Researcher: Tools Will Help Personalize ID Theft by 2010

By Lisa Vaas Print this article Print

A well-known security expert demonstrates a framework at the CanSecWest conference that makes it easier for criminals to steal identifying data.

VANCOUVER, British Columbia—Hackers with scrounged-up data ask the same question as dogs who've caught the school bus: What do we do with it now?

Roelof Temmingh has the answer, at least for rogue hackers, in the form of a framework that makes identity theft a much easier proposition. The framework, which is in the early stages of development, is called Evolution. Temmingh, a security expert who's authored well-known security testing applications such as Wikto and CrowBar, demonstrated Evolution during his opening presentation here at the CanSecWest security conference on April 18.

Evolution works by feeding on disparate identifying data such as name, e-mail address, company, word or phrase, and Web site—or the hacker's version of that, which would translate to IP address, virtual hosts, Netblocks/AS routes, affiliations (with social sites such as LinkedIn, MySpace, Facebook, and so on), forward and reverse DNS-MX/NS records, Whois records/rWhois and referring registrars, Google, and microformats including, for example, vCards.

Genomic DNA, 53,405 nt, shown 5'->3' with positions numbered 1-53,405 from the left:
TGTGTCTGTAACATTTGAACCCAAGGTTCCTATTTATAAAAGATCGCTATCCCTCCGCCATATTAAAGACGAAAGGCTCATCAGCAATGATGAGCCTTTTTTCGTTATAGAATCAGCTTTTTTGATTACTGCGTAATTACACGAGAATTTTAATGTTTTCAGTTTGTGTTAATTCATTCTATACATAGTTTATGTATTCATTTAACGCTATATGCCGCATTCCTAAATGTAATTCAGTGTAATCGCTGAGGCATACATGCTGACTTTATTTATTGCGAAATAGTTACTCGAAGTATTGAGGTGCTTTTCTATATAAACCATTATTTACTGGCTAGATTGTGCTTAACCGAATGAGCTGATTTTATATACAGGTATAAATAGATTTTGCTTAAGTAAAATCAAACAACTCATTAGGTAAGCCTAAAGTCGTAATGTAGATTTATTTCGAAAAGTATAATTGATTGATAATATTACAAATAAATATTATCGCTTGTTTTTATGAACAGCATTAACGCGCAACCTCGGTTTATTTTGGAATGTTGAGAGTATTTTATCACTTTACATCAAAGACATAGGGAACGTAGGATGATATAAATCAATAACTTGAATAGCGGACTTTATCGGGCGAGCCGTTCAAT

Read the full story on eWEEK.com: Researcher: Tools Will Help Personalize ID Theft by 2010.

This article was originally published on 2007-04-19
Lisa Vaas is News Editor/Operations for eWEEK.com and also serves as editor of the Database topic center. Since 1995, she has also been a Webcast news show anchorperson and a reporter covering the IT industry. She has focused on customer relationship management technology, IT salaries and careers, effects of the H1-B visa on the technology workforce, wireless technology, security, and, most recently, databases and the technologies that touch upon them. Her articles have appeared in eWEEK's print edition, on eWEEK.com, and in the startup IT magazine PC Connection. Prior to becoming a journalist, Vaas experienced an array of eye-opening careers, including driving a cab in Boston, photographing cranky babies in shopping malls, selling cameras, typography and computer training. She stopped a hair short of finishing an M.A. in English at the University of Massachusetts in Boston. She earned a B.S. in Communications from Emerson College. She runs two open-mic reading series in Boston and currently keeps bees in her home in Mashpee, Mass.
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